Sleep Robots, Smart Mattresses and Blue Light Reduction Techniques will be Among Top Trends at Sleep Show Produced by the National Sleep Foundation

March 5, 2019
A bed and nightstand in a room with a blanket bunched up on the bed and a book.

When Sleep Show opens March 8-10 in Houston, attendees at the George R. Brown Convention Center will get a glimpse of the bedroom of the future.

“People spend one third of their lives sleeping so we want to make sure they’re aware of new ways to make their sleep better,” said David Could, CEO of the National Sleep Foundation. “Sleep Show is the premier and only destination to test the newest sleep solutions while learning about the latest research and trends in the industry. This event will help improve peoples’ sleep for years to come.”

The National Institutes of Health estimates that roughly 30 percent of the general population complains of sleep disruption. One innovative sleep solution is the sleep robot, which uses sounds to lull users to sleep while the machine’s synchronized breathing allows for increased relaxation. Three lucky attendees will leave Sleep Show with their own Somnox robot.

Smart mattresses are among the newest innovations in sleep, using technology like pressure and temperature sensors to automatically respond to users’ needs throughout the night. Some smart mattresses, like Eight Sleep’s Pod, also integrate with other smart home devices making it possible to wake up each morning and ask, “Alexa, how did I sleep?”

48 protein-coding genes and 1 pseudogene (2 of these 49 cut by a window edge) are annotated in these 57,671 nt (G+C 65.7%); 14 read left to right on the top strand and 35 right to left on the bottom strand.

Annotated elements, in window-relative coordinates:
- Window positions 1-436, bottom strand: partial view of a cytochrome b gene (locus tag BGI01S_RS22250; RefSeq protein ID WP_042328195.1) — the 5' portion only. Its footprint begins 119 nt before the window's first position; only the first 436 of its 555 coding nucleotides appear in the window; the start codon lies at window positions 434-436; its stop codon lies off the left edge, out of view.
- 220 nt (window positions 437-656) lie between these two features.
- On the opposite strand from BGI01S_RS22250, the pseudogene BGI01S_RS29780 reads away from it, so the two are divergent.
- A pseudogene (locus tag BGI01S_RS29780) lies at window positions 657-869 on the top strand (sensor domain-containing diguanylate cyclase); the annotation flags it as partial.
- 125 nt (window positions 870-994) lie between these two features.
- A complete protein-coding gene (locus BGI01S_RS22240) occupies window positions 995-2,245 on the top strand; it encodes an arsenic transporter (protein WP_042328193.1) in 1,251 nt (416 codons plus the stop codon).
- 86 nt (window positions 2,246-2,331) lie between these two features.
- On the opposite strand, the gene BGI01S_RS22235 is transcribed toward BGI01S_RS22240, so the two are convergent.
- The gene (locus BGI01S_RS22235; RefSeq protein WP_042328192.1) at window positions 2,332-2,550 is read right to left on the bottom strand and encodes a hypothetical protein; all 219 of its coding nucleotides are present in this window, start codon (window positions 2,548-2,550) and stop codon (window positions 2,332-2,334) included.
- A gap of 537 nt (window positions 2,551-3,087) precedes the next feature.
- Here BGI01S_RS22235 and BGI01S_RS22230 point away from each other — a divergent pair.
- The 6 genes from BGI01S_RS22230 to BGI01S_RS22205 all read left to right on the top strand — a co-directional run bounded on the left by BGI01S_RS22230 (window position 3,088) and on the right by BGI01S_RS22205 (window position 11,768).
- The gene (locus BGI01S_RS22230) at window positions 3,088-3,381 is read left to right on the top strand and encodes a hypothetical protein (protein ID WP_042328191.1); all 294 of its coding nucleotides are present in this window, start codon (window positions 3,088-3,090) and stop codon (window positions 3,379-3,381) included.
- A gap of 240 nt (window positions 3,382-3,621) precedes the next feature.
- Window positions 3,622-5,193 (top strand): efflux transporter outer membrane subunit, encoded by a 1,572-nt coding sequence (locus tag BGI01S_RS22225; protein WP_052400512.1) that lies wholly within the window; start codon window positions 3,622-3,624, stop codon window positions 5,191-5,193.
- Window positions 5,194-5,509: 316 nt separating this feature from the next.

Sleep Show will also feature a variety of educational talks and products focused on blue light reduction techniques. Studies have shown that blue light emanated by smart phones and tablets can have a disastrous impact on sleep, yet most Americans admit to using electronics a few nights a week within an hour before bedtime.

In addition to the latest technologies on the market, Sleep Show will feature the Author’s Corner. Attendees will hear readings from sleep’s best-selling books and meet their favorite authors, including the “Sleep Doctor,” Dr. Michael Breus; Johns Hopkins sleep expert, Dr. David N. Neubauer; pediatric sleep expert, Dr. Harvey Karp; “The Sleep Whisperer,” Dr. Chris Winter; and Harvard’s Chuck Czeisler.

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